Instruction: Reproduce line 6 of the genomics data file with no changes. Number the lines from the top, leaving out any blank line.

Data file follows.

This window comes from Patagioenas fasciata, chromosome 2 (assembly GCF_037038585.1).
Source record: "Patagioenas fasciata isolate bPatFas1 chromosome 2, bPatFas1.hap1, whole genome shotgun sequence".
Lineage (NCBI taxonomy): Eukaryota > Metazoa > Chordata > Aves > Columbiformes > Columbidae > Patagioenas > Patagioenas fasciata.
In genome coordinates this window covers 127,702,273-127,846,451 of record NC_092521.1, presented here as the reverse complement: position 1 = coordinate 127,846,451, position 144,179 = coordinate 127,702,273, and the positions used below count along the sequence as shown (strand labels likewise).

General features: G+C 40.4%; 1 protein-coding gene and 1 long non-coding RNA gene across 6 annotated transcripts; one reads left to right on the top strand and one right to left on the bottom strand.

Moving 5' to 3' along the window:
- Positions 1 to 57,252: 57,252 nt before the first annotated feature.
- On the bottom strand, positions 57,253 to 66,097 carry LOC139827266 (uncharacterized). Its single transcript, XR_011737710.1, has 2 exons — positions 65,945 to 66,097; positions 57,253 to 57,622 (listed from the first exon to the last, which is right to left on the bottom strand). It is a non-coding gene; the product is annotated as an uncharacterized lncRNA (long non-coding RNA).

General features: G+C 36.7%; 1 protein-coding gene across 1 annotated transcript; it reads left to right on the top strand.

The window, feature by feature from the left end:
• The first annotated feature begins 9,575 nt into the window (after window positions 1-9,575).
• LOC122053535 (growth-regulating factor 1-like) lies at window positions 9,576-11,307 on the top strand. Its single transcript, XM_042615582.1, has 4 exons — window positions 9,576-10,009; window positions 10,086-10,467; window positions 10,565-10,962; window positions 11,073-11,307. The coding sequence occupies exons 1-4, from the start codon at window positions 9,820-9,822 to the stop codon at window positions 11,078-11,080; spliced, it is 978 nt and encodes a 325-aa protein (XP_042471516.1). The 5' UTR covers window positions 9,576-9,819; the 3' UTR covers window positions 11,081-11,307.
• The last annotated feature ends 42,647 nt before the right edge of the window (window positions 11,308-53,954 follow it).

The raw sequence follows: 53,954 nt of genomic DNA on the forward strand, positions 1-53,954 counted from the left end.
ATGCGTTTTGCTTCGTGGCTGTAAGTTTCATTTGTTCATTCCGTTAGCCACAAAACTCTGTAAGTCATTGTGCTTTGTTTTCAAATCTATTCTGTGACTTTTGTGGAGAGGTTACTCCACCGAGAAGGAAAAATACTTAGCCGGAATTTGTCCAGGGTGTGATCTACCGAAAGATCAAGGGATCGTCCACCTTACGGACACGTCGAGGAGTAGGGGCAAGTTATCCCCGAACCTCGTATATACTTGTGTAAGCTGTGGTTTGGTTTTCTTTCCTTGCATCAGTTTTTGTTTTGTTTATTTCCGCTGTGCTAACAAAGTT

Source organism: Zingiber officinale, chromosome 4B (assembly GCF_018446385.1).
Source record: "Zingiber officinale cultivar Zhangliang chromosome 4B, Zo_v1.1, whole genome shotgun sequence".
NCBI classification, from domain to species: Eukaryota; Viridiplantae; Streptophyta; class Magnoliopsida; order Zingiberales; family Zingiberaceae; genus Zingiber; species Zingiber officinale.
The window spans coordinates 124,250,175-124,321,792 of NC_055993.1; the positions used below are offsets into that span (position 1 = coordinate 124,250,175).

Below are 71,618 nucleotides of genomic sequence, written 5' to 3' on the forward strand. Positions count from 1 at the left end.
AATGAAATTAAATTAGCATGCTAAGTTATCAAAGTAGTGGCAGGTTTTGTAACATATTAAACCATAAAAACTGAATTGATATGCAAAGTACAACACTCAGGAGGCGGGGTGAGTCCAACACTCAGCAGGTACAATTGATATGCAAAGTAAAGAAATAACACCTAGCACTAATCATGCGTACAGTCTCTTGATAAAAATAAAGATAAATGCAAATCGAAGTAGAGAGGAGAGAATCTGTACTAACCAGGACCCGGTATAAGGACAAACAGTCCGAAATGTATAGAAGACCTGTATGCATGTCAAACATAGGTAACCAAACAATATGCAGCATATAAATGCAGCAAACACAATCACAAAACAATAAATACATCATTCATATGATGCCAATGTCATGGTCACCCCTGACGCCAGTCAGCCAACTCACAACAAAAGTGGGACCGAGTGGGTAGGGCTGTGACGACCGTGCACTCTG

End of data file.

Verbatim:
Moving 5' to 3' along the window: